لي عندهٌ مية يقول يا ميتين
li `andu mya yqul ya mitin
who has hundred says oh two.hundred
He who has a hundred says "If only it were two hundred!" (literally: "Oh two hundred!")
The ya here is not a general-purpose interjection. Unlike English "oh", it's normally used as a vocative, followed by the name of the person you're addressing. That's its primary function in Classical Arabic too. But in Classical Arabic, you can't use it on its own to mean "if only..."; in fact, that usage isn't very common in Algerian Arabic either. Yet the same extension of function from vocative to wish-marker is found in Algerian Berber. In an 18th century Kabyle poem recorded by Mouloud Mammeri in his Poèmes kabyles anciens (p. 132), an aspiring poet, Muh At Lemsaawd, begs the better-established Yusef u Qasi to accept him as an apprentice:
Ul-iw fellak d amaalal
A wi k-isâan d ccix is
My heart is sick for you
If only I had you as my teacher (literally: "Oh he who has you as his teacher!")
You can't do this in Classical Arabic, nor in English: a vocative followed by a noun phrase is going to be interpreted as an act of addressing, not of wishing. But in Arabic you do find an otherwise unexpected vocative particle showing up in some wish constructions, notably يا ليت yaa layta "if only". And in (slightly archaic) English you have a very similar construction with an infinitive in "to" or a prepositional phrase in "for", instead of with a noun phrase: "Oh to be young again!", "Oh for a thousand tongues to sing!" That suggests that the connection between vocative and wishing reflects some general feature of human cognition, or at least of a rather large culture area.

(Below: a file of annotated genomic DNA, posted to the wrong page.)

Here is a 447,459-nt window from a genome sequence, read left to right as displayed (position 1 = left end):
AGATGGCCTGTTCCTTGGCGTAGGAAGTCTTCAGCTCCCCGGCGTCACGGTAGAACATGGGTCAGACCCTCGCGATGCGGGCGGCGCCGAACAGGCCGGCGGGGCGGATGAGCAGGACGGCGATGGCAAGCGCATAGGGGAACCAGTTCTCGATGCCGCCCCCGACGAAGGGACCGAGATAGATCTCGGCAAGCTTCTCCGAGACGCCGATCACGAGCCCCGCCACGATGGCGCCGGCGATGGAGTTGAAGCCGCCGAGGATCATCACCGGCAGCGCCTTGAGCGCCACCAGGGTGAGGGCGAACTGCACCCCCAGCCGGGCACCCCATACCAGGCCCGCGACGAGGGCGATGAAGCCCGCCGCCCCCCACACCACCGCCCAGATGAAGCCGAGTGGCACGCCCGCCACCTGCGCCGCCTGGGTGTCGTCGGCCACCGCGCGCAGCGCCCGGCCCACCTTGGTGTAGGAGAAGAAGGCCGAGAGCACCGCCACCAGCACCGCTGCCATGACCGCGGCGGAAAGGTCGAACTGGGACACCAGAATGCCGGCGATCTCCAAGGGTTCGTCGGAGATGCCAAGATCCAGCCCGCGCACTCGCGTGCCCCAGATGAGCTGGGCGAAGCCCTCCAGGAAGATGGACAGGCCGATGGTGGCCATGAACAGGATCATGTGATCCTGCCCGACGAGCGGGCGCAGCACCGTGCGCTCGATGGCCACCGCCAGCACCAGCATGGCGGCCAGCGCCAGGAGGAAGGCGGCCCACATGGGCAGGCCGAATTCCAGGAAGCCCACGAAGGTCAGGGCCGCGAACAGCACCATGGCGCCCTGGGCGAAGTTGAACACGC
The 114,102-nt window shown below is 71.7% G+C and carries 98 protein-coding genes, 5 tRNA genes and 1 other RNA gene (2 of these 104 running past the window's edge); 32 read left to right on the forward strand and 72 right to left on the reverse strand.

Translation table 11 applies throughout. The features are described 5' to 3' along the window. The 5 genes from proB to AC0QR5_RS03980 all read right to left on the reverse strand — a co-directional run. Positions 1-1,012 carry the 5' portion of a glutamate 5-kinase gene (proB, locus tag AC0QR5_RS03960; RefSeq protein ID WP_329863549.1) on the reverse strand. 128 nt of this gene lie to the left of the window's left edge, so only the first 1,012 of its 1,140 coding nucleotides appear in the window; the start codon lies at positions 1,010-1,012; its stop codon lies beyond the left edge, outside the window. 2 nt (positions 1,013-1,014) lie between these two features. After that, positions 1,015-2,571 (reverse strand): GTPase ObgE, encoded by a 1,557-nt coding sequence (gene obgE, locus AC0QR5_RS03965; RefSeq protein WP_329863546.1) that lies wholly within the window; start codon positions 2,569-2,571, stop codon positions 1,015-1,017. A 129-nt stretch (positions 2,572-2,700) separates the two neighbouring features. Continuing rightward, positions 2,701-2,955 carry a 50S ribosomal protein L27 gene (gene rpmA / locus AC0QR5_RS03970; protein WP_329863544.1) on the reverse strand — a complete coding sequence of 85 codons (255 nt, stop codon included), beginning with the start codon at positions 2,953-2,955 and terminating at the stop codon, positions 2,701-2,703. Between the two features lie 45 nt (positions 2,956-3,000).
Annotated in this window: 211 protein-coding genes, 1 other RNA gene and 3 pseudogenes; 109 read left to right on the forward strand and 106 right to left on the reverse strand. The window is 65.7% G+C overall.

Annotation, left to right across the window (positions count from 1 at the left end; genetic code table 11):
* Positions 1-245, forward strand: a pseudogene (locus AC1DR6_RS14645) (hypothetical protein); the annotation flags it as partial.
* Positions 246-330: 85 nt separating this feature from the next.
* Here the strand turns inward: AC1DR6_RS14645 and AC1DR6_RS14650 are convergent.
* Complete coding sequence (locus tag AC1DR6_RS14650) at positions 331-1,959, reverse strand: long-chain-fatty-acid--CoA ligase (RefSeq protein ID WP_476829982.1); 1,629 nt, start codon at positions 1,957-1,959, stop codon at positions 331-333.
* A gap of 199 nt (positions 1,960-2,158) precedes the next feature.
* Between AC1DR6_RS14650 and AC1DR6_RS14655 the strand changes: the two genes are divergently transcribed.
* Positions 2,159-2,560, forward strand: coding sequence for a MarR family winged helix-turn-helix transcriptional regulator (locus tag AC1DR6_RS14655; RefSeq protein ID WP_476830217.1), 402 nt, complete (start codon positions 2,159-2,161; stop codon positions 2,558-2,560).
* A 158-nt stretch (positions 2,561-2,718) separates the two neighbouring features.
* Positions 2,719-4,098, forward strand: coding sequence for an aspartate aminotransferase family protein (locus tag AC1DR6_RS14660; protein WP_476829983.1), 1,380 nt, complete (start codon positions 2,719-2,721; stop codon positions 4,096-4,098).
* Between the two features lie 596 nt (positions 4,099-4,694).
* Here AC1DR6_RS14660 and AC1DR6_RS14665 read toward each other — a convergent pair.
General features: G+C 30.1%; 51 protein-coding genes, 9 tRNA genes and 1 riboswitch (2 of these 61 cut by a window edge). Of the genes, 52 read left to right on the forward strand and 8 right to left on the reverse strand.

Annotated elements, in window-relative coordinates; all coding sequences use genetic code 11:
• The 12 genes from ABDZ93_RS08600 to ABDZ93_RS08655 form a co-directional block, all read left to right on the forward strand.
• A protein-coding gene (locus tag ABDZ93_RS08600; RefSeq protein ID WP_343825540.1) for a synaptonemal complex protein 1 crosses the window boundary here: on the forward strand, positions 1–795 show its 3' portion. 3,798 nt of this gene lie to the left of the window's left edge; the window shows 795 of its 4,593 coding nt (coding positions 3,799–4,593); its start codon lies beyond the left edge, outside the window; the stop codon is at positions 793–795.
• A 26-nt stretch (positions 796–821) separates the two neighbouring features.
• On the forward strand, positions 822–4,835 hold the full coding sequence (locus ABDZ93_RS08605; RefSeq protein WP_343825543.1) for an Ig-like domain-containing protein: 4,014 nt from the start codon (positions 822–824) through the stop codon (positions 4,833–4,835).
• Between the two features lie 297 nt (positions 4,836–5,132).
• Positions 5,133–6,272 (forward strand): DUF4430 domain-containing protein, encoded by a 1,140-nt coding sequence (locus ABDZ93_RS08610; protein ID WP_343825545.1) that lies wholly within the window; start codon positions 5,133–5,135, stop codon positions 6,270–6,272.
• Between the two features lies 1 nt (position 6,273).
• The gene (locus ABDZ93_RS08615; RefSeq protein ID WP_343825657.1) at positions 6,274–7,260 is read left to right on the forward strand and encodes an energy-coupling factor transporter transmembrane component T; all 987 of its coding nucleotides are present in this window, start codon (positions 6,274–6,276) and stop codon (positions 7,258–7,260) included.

The obvious connection would be through requests. One reason to address someone is to ask them to bring you something. It's not such a big step from "Hey kid, get me a glass of water" to "Hey, a glass of water!", with the addressee and the verb erased, and the vocative particle effectively serving as much to mark the wish as to get the addressee's attention. But that doesn't really predict forms like the Kabyle one, where the state wished for takes the form of a relative clause, nor even the old-fashioned English constructions discussed, so I'm not really happy with this explanation. Any ideas? And can you think of any parallels in other languages?